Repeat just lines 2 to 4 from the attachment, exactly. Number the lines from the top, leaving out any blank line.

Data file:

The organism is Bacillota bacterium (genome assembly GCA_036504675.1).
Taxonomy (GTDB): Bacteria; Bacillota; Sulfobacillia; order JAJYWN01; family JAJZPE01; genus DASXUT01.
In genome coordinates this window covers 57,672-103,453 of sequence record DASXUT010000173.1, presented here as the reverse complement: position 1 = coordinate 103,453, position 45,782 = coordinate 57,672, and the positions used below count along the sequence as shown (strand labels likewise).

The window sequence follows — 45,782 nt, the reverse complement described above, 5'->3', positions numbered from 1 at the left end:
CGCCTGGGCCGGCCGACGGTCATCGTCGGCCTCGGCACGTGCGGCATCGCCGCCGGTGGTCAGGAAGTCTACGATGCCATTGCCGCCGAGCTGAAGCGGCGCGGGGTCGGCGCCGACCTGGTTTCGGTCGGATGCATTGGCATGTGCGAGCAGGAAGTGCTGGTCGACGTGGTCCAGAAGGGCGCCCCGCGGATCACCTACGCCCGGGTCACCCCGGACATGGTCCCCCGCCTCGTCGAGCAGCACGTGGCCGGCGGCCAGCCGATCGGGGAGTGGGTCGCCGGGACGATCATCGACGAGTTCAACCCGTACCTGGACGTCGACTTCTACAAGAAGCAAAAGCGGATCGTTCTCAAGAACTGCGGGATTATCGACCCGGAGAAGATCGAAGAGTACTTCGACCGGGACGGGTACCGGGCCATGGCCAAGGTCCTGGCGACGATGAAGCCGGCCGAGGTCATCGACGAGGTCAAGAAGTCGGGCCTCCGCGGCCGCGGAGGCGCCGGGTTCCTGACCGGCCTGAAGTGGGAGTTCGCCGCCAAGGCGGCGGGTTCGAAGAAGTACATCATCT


Taxonomy (GTDB): Bacteria; Bacillota; Sulfobacillia; order JAJYWN01; family JAJZPE01; genus DASXUT01.
In genome coordinates this window covers 57,672-103,453 of sequence record DASXUT010000173.1, presented here as the reverse complement: position 1 = coordinate 103,453, position 45,782 = coordinate 57,672, and the positions used below count along the sequence as shown (strand labels likewise).

The window sequence follows — 45,782 nt, the reverse complement described above, 5'->3', positions numbered from 1 at the left end: